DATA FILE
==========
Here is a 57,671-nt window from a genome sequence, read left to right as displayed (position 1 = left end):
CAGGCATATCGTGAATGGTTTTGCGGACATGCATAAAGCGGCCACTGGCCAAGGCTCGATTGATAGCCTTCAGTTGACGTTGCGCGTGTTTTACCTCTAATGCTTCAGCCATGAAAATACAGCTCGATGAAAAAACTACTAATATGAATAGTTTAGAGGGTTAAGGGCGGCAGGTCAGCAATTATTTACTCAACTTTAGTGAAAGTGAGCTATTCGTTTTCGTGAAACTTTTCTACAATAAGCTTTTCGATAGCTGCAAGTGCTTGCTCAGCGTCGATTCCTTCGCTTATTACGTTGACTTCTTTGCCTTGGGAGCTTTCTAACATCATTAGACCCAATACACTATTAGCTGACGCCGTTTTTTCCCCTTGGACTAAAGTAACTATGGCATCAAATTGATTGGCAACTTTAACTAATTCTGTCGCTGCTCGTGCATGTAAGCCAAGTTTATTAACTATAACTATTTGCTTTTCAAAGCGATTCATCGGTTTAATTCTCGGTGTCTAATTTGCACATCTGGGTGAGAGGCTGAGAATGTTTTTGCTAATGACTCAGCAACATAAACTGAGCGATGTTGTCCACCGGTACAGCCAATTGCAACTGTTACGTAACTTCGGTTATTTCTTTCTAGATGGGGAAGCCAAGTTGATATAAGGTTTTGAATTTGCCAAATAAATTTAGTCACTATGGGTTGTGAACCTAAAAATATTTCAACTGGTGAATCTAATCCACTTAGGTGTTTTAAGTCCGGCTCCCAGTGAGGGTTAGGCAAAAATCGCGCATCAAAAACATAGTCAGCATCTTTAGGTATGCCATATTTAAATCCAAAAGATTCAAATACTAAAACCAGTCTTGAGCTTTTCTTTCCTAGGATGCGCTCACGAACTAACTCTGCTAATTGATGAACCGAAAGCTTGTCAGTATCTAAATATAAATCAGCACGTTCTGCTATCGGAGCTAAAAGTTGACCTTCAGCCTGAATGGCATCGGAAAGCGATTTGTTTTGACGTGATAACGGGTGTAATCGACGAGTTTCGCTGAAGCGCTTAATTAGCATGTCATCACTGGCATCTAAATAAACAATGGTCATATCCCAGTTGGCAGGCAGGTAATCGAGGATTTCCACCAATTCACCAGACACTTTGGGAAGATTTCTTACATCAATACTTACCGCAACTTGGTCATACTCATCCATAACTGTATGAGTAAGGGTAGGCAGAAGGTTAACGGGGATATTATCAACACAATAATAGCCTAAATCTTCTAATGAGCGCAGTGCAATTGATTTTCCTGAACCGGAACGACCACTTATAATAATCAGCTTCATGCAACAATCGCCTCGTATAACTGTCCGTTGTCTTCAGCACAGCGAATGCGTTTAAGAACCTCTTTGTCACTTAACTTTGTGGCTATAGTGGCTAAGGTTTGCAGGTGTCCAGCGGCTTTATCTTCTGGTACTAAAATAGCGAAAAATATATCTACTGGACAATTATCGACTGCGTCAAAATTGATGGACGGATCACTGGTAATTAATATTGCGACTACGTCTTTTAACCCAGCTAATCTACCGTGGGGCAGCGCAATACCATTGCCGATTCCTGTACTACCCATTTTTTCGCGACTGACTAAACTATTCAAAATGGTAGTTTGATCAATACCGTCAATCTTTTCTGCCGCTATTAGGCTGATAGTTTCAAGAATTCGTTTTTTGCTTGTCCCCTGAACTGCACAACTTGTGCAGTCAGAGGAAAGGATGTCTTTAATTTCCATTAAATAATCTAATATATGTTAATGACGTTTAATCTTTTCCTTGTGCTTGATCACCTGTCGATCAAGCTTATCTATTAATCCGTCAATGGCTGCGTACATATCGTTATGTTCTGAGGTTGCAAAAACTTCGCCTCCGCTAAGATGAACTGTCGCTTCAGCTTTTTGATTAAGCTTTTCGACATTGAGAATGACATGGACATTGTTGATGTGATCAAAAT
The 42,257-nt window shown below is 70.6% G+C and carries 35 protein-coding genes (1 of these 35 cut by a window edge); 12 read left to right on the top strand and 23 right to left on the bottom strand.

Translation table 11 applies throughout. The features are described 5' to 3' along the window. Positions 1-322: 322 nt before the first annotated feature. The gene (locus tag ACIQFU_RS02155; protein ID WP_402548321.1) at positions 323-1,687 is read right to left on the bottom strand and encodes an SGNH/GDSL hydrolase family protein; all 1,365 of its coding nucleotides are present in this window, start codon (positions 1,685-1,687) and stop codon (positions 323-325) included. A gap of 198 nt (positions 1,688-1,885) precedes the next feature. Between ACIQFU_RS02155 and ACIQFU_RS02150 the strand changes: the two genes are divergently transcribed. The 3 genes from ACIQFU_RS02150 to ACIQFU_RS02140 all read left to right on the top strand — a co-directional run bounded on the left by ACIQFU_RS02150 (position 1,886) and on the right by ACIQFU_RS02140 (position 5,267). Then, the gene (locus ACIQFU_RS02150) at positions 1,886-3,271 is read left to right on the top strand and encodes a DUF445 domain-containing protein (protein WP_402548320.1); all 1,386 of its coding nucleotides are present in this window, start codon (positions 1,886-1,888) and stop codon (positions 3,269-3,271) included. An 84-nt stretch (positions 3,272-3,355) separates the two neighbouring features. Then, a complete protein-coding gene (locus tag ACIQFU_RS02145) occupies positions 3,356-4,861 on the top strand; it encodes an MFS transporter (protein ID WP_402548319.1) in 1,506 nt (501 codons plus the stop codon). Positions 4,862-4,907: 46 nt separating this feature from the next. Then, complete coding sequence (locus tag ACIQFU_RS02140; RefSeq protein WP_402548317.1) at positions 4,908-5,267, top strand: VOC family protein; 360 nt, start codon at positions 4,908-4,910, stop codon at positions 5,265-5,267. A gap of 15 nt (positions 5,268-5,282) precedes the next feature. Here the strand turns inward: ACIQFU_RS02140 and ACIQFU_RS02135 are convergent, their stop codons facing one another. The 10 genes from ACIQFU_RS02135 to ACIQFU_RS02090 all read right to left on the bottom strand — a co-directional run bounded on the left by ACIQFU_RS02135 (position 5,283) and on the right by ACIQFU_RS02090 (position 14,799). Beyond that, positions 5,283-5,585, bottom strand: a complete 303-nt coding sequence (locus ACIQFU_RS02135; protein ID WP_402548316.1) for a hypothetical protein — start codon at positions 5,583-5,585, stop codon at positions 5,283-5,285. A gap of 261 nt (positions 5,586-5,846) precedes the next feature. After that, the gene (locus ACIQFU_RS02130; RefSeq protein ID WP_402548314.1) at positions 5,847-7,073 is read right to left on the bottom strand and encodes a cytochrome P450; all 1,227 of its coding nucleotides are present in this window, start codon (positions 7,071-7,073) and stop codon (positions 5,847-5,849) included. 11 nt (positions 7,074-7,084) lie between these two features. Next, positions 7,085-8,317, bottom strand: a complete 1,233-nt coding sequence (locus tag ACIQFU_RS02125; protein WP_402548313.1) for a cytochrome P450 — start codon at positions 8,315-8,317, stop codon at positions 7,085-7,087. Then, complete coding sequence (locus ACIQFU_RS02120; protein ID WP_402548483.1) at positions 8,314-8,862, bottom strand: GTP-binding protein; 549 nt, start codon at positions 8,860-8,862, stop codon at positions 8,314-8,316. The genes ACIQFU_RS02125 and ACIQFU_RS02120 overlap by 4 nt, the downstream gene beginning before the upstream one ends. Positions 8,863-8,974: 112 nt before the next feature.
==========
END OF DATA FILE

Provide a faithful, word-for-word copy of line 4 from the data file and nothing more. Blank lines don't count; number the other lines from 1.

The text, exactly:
Translation table 11 applies throughout. The features are described 5' to 3' along the window. Positions 1-322: 322 nt before the first annotated feature. The gene (locus tag ACIQFU_RS02155; protein ID WP_402548321.1) at positions 323-1,687 is read right to left on the bottom strand and encodes an SGNH/GDSL hydrolase family protein; all 1,365 of its coding nucleotides are present in this window, start codon (positions 1,685-1,687) and stop codon (positions 323-325) included. A gap of 198 nt (positions 1,688-1,885) precedes the next feature. Between ACIQFU_RS02155 and ACIQFU_RS02150 the strand changes: the two genes are divergently transcribed. The 3 genes from ACIQFU_RS02150 to ACIQFU_RS02140 all read left to right on the top strand — a co-directional run bounded on the left by ACIQFU_RS02150 (position 1,886) and on the right by ACIQFU_RS02140 (position 5,267). Then, the gene (locus ACIQFU_RS02150) at positions 1,886-3,271 is read left to right on the top strand and encodes a DUF445 domain-containing protein (protein WP_402548320.1); all 1,386 of its coding nucleotides are present in this window, start codon (positions 1,886-1,888) and stop codon (positions 3,269-3,271) included. An 84-nt stretch (positions 3,272-3,355) separates the two neighbouring features. Then, a complete protein-coding gene (locus tag ACIQFU_RS02145) occupies positions 3,356-4,861 on the top strand; it encodes an MFS transporter (protein ID WP_402548319.1) in 1,506 nt (501 codons plus the stop codon). Positions 4,862-4,907: 46 nt separating this feature from the next. Then, complete coding sequence (locus tag ACIQFU_RS02140; RefSeq protein WP_402548317.1) at positions 4,908-5,267, top strand: VOC family protein; 360 nt, start codon at positions 4,908-4,910, stop codon at positions 5,265-5,267. A gap of 15 nt (positions 5,268-5,282) precedes the next feature. Here the strand turns inward: ACIQFU_RS02140 and ACIQFU_RS02135 are convergent, their stop codons facing one another. The 10 genes from ACIQFU_RS02135 to ACIQFU_RS02090 all read right to left on the bottom strand — a co-directional run bounded on the left by ACIQFU_RS02135 (position 5,283) and on the right by ACIQFU_RS02090 (position 14,799). Beyond that, positions 5,283-5,585, bottom strand: a complete 303-nt coding sequence (locus ACIQFU_RS02135; protein ID WP_402548316.1) for a hypothetical protein — start codon at positions 5,583-5,585, stop codon at positions 5,283-5,285. A gap of 261 nt (positions 5,586-5,846) precedes the next feature. After that, the gene (locus ACIQFU_RS02130; RefSeq protein ID WP_402548314.1) at positions 5,847-7,073 is read right to left on the bottom strand and encodes a cytochrome P450; all 1,227 of its coding nucleotides are present in this window, start codon (positions 7,071-7,073) and stop codon (positions 5,847-5,849) included. 11 nt (positions 7,074-7,084) lie between these two features. Next, positions 7,085-8,317, bottom strand: a complete 1,233-nt coding sequence (locus tag ACIQFU_RS02125; protein WP_402548313.1) for a cytochrome P450 — start codon at positions 8,315-8,317, stop codon at positions 7,085-7,087. Then, complete coding sequence (locus ACIQFU_RS02120; protein ID WP_402548483.1) at positions 8,314-8,862, bottom strand: GTP-binding protein; 549 nt, start codon at positions 8,860-8,862, stop codon at positions 8,314-8,316. The genes ACIQFU_RS02125 and ACIQFU_RS02120 overlap by 4 nt, the downstream gene beginning before the upstream one ends. Positions 8,863-8,974: 112 nt before the next feature.